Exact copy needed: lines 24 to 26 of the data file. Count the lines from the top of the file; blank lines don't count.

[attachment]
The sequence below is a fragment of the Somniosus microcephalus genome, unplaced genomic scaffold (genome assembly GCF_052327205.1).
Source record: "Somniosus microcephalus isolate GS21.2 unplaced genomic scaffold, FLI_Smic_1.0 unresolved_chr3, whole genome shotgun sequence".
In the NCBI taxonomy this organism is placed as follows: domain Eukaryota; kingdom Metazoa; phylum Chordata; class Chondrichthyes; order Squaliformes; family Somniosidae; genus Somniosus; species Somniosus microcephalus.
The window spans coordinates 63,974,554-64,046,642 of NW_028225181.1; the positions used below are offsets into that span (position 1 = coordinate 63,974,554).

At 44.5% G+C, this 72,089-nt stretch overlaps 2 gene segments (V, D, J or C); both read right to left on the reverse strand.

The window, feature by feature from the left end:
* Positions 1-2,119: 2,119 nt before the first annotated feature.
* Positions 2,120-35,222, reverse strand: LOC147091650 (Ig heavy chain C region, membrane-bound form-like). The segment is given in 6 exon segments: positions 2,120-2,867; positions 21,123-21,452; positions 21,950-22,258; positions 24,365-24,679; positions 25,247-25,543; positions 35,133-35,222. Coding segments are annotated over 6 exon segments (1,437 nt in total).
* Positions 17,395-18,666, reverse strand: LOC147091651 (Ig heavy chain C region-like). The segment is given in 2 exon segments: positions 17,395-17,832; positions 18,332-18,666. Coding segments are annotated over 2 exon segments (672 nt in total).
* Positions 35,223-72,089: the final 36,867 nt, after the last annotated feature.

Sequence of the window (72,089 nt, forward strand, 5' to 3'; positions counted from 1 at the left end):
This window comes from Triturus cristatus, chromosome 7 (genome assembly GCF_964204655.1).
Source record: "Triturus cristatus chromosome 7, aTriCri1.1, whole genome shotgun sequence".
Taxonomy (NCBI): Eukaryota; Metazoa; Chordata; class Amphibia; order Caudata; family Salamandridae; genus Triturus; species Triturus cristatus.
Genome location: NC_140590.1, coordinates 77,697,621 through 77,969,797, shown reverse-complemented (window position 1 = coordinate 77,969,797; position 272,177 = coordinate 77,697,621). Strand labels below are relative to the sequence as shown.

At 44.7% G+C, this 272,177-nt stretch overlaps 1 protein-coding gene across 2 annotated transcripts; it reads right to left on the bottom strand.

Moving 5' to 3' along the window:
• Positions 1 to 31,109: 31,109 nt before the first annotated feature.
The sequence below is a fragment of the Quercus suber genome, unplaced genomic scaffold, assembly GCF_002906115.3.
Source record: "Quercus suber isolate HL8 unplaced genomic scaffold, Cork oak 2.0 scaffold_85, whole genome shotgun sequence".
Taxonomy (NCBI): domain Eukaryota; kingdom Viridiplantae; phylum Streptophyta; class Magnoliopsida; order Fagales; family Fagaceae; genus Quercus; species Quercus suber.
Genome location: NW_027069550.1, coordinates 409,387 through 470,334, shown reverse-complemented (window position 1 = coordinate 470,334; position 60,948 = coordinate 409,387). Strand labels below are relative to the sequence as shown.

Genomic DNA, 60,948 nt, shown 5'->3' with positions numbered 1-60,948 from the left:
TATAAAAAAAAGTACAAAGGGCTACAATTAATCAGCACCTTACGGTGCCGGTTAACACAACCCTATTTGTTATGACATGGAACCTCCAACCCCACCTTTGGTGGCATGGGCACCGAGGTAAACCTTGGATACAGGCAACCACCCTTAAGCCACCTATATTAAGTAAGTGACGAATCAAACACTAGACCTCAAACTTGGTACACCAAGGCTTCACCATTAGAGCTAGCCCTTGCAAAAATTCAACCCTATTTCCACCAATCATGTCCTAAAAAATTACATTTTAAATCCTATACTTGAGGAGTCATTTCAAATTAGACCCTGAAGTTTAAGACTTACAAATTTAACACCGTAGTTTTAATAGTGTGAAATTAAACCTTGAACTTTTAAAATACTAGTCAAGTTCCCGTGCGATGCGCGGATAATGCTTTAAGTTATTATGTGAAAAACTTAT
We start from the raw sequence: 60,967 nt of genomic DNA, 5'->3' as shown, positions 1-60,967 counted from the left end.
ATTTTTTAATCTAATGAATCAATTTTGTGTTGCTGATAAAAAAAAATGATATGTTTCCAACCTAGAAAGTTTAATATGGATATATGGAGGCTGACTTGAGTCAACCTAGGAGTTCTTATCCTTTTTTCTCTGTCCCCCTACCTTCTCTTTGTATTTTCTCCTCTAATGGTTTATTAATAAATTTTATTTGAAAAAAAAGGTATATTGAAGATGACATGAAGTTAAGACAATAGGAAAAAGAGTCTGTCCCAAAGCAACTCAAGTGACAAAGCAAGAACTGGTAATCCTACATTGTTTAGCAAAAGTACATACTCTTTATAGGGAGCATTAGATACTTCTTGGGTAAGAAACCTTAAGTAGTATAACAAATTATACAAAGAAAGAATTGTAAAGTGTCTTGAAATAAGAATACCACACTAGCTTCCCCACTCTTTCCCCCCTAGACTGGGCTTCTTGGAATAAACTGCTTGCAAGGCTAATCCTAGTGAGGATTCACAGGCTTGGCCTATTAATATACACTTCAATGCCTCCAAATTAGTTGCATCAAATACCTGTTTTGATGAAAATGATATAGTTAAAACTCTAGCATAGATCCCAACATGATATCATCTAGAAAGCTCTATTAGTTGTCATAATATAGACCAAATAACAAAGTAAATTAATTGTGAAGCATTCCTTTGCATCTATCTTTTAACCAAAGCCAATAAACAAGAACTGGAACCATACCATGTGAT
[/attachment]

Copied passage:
TATAAAAAAAAGTACAAAGGGCTACAATTAATCAGCACCTTACGGTGCCGGTTAACACAACCCTATTTGTTATGACATGGAACCTCCAACCCCACCTTTGGTGGCATGGGCACCGAGGTAAACCTTGGATACAGGCAACCACCCTTAAGCCACCTATATTAAGTAAGTGACGAATCAAACACTAGACCTCAAACTTGGTACACCAAGGCTTCACCATTAGAGCTAGCCCTTGCAAAAATTCAACCCTATTTCCACCAATCATGTCCTAAAAAATTACATTTTAAATCCTATACTTGAGGAGTCATTTCAAATTAGACCCTGAAGTTTAAGACTTACAAATTTAACACCGTAGTTTTAATAGTGTGAAATTAAACCTTGAACTTTTAAAATACTAGTCAAGTTCCCGTGCGATGCGCGGATAATGCTTTAAGTTATTATGTGAAAAACTTAT
We start from the raw sequence: 60,967 nt of genomic DNA, 5'->3' as shown, positions 1-60,967 counted from the left end.
ATTTTTTAATCTAATGAATCAATTTTGTGTTGCTGATAAAAAAAAATGATATGTTTCCAACCTAGAAAGTTTAATATGGATATATGGAGGCTGACTTGAGTCAACCTAGGAGTTCTTATCCTTTTTTCTCTGTCCCCCTACCTTCTCTTTGTATTTTCTCCTCTAATGGTTTATTAATAAATTTTATTTGAAAAAAAAGGTATATTGAAGATGACATGAAGTTAAGACAATAGGAAAAAGAGTCTGTCCCAAAGCAACTCAAGTGACAAAGCAAGAACTGGTAATCCTACATTGTTTAGCAAAAGTACATACTCTTTATAGGGAGCATTAGATACTTCTTGGGTAAGAAACCTTAAGTAGTATAACAAATTATACAAAGAAAGAATTGTAAAGTGTCTTGAAATAAGAATACCACACTAGCTTCCCCACTCTTTCCCCCCTAGACTGGGCTTCTTGGAATAAACTGCTTGCAAGGCTAATCCTAGTGAGGATTCACAGGCTTGGCCTATTAATATACACTTCAATGCCTCCAAATTAGTTGCATCAAATACCTGTTTTGATGAAAATGATATAGTTAAAACTCTAGCATAGATCCCAACATGATATCATCTAGAAAGCTCTATTAGTTGTCATAATATAGACCAAATAACAAAGTAAATTAATTGTGAAGCATTCCTTTGCATCTATCTTTTAACCAAAGCCAATAAACAAGAACTGGAACCATACCATGTGAT